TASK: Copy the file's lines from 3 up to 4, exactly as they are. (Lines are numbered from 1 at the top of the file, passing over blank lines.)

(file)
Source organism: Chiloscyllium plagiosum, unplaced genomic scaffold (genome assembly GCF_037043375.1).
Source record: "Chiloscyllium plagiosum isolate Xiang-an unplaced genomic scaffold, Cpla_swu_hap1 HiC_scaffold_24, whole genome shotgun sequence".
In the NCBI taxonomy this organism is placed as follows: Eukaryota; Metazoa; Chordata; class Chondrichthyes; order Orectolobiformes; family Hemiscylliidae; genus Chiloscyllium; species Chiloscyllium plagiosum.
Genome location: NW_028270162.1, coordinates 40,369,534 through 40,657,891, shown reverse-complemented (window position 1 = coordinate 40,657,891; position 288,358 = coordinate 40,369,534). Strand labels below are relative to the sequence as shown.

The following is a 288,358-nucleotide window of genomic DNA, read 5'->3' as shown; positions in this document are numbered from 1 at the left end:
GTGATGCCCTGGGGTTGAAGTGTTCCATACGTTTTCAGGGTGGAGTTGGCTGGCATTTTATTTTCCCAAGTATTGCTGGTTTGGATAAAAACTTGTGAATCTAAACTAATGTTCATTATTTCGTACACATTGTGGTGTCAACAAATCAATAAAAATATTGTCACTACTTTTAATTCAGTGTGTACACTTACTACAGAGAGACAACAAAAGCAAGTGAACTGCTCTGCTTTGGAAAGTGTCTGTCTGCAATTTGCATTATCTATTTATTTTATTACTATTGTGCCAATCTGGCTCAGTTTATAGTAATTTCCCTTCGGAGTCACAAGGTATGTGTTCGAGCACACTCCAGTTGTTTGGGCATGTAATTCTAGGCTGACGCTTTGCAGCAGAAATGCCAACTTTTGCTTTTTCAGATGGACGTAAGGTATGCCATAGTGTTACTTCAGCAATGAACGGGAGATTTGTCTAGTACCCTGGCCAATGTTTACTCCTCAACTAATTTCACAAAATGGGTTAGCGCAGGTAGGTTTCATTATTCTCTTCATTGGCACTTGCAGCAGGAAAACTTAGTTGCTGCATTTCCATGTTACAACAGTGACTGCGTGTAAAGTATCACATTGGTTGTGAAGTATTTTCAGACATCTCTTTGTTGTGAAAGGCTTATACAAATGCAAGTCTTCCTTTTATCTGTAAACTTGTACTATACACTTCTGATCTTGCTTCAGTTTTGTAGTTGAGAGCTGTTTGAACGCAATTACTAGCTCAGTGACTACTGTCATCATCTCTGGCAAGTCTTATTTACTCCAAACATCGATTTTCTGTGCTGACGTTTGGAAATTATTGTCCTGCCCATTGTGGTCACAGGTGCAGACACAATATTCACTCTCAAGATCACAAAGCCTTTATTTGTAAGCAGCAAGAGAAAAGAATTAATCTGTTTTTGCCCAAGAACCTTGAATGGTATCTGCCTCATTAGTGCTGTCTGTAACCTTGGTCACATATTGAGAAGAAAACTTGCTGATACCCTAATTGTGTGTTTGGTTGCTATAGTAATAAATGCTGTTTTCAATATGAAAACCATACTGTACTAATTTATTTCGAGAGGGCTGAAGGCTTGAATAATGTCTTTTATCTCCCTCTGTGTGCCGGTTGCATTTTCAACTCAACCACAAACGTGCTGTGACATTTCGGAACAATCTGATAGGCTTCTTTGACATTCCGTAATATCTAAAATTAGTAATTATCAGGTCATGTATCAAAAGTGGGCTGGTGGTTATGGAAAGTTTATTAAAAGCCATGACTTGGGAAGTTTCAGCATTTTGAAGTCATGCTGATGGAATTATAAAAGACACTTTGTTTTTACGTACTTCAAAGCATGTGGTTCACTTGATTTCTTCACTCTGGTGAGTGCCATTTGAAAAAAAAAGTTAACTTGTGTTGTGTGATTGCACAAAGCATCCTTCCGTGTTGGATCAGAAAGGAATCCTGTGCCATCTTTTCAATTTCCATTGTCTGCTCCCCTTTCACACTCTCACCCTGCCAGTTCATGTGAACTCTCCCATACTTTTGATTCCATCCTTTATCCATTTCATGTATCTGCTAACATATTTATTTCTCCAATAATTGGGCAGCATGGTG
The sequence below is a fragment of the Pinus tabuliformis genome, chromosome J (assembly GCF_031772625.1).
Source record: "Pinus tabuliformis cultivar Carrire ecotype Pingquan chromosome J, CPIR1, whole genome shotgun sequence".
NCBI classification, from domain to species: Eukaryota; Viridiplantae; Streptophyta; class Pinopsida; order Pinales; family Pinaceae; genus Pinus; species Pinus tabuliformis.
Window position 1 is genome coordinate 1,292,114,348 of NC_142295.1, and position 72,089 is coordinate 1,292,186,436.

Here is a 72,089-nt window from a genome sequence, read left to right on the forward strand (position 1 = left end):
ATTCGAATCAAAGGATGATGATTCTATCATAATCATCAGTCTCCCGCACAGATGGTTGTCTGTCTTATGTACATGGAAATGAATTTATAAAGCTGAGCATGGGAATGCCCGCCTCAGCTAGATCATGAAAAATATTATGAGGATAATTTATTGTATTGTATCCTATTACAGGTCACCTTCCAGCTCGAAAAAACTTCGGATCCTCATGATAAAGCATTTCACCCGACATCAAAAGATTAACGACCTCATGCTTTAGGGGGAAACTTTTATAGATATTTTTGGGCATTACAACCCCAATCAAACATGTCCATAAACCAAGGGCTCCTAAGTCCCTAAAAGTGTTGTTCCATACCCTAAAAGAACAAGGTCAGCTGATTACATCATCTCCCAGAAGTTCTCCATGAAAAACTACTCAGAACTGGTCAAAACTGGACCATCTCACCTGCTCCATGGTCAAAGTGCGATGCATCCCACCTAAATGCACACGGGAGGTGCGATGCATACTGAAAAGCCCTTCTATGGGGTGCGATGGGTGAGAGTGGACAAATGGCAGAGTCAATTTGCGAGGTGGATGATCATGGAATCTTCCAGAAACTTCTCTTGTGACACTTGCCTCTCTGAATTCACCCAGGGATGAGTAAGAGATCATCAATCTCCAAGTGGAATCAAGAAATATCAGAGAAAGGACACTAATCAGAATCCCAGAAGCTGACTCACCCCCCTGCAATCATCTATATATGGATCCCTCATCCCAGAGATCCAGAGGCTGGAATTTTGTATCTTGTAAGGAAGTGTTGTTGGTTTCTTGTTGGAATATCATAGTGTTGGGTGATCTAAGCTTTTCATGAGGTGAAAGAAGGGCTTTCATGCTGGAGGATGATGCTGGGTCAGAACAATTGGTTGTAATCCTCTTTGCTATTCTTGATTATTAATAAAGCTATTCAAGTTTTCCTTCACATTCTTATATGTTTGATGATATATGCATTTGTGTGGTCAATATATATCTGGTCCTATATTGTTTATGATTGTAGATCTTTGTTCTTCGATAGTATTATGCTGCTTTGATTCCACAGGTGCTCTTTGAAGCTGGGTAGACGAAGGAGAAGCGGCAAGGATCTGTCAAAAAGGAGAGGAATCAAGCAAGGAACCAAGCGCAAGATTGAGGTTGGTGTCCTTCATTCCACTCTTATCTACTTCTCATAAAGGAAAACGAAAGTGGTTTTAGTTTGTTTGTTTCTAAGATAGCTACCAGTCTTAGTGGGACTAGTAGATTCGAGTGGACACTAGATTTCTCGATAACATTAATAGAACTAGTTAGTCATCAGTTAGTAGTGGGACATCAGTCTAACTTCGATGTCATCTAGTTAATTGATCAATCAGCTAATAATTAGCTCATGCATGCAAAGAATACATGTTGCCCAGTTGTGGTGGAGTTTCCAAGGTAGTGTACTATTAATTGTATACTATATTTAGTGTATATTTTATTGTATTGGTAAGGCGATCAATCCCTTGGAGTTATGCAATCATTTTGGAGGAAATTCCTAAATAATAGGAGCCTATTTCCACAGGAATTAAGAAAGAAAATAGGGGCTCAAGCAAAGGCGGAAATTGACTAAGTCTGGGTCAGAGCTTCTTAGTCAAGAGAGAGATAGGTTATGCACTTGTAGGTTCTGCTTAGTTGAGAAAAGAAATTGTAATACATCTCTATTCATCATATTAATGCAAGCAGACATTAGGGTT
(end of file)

In the NCBI taxonomy this organism is placed as follows: Eukaryota; Metazoa; Chordata; class Chondrichthyes; order Orectolobiformes; family Hemiscylliidae; genus Chiloscyllium; species Chiloscyllium plagiosum.
Genome location: NW_028270162.1, coordinates 40,369,534 through 40,657,891, shown reverse-complemented (window position 1 = coordinate 40,657,891; position 288,358 = coordinate 40,369,534). Strand labels below are relative to the sequence as shown.